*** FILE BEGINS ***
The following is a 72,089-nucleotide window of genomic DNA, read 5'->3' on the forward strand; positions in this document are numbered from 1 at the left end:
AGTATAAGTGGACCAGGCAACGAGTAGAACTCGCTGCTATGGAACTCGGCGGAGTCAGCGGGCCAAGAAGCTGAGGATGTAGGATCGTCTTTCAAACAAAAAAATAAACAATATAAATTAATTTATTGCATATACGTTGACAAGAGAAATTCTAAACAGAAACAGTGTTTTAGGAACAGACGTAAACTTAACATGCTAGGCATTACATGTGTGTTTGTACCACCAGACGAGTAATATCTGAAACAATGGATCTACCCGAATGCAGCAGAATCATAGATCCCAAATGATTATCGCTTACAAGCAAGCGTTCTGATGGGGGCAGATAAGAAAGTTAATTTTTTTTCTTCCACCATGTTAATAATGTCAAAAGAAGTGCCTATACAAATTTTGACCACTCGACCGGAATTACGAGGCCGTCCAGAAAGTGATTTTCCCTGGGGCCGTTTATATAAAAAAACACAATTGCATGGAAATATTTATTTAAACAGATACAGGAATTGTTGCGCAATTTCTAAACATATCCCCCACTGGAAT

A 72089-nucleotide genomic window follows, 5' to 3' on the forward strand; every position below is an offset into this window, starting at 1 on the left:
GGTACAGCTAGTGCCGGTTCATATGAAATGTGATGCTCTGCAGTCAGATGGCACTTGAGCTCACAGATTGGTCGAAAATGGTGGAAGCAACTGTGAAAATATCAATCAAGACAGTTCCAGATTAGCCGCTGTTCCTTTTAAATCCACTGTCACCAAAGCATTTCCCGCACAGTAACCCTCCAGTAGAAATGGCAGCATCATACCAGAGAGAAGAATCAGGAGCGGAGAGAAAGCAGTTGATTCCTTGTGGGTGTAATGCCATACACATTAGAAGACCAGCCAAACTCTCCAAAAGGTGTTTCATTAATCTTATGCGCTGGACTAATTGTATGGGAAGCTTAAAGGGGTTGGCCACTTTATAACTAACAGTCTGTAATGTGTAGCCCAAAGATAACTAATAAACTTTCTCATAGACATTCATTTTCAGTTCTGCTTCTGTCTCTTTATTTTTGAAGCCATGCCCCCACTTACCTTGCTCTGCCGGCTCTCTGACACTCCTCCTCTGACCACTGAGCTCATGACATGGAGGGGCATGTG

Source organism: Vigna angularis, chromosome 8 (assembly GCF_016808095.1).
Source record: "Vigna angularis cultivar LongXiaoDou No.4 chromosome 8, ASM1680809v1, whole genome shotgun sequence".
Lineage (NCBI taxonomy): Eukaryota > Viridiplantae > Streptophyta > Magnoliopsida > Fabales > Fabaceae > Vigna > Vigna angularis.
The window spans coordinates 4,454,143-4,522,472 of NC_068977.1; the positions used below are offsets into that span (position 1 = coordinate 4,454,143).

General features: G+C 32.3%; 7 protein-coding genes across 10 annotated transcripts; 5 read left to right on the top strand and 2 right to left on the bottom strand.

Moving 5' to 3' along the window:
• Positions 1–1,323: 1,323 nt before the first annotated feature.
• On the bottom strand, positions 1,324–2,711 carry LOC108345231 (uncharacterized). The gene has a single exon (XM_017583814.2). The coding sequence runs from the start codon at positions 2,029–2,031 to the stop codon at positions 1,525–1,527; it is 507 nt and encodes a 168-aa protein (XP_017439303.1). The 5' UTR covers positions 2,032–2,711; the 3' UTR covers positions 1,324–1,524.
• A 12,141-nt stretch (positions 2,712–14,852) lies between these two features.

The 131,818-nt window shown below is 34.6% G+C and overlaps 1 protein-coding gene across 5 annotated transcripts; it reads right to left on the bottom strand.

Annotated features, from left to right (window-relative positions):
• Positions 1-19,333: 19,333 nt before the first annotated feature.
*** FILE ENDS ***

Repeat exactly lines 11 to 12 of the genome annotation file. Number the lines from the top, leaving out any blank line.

• Positions 1–1,323: 1,323 nt before the first annotated feature.
• On the bottom strand, positions 1,324–2,711 carry LOC108345231 (uncharacterized). The gene has a single exon (XM_017583814.2). The coding sequence runs from the start codon at positions 2,029–2,031 to the stop codon at positions 1,525–1,527; it is 507 nt and encodes a 168-aa protein (XP_017439303.1). The 5' UTR covers positions 2,032–2,711; the 3' UTR covers positions 1,324–1,524.